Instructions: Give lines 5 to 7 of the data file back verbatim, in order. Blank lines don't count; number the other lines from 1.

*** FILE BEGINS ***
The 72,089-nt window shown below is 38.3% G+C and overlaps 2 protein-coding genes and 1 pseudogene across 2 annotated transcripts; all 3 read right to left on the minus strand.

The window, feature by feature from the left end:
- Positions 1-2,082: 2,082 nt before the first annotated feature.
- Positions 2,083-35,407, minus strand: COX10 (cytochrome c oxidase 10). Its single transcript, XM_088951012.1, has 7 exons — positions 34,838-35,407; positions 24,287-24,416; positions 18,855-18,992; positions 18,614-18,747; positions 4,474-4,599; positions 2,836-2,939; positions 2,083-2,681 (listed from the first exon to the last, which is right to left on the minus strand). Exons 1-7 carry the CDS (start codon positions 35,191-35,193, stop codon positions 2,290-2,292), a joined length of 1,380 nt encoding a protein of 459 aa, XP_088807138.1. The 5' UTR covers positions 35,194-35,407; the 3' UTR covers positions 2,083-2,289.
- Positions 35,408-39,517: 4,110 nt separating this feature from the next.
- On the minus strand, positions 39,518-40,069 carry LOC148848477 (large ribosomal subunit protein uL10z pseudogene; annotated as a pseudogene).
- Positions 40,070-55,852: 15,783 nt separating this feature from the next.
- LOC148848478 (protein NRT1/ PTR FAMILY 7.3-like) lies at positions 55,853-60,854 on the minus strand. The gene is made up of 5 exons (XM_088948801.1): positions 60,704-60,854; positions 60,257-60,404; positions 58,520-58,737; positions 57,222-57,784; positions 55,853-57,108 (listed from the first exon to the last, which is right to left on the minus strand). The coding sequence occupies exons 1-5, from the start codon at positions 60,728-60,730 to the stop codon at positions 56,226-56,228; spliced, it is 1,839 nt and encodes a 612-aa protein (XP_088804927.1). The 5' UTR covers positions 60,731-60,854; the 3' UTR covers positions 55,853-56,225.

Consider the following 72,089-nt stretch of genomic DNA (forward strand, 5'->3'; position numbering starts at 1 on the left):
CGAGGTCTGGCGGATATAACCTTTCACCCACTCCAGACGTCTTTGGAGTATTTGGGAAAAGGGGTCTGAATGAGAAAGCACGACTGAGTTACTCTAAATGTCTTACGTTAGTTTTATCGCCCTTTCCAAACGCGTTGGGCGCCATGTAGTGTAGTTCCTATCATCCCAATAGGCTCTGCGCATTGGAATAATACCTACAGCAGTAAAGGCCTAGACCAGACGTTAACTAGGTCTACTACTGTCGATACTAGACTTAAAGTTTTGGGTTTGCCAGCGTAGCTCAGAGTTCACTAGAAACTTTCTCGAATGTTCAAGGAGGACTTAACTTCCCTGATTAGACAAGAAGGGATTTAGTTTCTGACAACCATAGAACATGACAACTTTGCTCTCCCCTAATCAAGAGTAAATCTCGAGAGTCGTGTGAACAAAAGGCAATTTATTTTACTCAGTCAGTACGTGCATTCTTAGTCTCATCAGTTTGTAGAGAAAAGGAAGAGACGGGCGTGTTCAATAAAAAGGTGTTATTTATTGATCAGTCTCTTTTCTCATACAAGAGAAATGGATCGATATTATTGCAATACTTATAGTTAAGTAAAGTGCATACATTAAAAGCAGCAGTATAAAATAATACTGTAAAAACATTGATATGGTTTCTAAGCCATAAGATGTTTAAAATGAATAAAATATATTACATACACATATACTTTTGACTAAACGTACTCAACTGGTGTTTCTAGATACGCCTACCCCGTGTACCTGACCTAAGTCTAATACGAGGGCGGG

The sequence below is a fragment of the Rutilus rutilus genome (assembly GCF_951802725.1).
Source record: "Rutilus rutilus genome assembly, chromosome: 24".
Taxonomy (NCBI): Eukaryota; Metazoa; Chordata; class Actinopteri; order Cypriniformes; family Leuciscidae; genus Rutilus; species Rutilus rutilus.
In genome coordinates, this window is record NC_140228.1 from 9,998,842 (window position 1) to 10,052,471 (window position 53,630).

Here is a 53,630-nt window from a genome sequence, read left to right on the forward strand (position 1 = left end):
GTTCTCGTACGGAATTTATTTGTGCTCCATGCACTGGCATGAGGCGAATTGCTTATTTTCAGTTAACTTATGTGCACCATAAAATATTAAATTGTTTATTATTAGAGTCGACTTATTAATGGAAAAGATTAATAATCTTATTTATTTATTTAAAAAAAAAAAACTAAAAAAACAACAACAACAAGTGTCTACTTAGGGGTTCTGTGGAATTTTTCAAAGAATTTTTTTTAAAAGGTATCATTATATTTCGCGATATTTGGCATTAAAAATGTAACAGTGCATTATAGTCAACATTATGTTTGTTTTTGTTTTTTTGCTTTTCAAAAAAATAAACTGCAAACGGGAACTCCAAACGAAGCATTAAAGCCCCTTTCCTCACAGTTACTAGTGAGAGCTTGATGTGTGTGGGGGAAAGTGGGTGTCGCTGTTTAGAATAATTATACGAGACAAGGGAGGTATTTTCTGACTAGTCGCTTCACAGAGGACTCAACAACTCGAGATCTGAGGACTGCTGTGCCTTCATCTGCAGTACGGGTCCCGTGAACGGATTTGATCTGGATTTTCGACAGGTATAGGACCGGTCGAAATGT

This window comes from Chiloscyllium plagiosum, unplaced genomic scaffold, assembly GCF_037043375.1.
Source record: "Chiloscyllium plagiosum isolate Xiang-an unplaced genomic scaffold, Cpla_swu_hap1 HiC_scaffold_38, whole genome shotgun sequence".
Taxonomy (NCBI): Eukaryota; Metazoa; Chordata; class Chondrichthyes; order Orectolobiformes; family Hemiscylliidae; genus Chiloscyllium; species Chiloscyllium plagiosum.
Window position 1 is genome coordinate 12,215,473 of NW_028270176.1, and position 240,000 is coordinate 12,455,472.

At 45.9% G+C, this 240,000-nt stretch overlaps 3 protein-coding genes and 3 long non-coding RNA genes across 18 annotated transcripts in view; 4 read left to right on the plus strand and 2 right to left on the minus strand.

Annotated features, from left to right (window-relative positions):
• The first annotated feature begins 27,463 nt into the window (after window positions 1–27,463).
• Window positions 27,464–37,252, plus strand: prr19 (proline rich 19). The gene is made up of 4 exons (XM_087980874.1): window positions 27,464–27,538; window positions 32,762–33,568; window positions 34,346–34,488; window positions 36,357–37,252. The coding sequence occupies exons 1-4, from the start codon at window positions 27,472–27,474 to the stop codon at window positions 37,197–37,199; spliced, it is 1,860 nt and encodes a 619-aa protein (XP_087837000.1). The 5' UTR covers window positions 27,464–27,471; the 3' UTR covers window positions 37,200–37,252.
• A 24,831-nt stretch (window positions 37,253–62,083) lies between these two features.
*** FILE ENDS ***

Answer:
- Positions 35,408-39,517: 4,110 nt separating this feature from the next.
- On the minus strand, positions 39,518-40,069 carry LOC148848477 (large ribosomal subunit protein uL10z pseudogene; annotated as a pseudogene).
- Positions 40,070-55,852: 15,783 nt separating this feature from the next.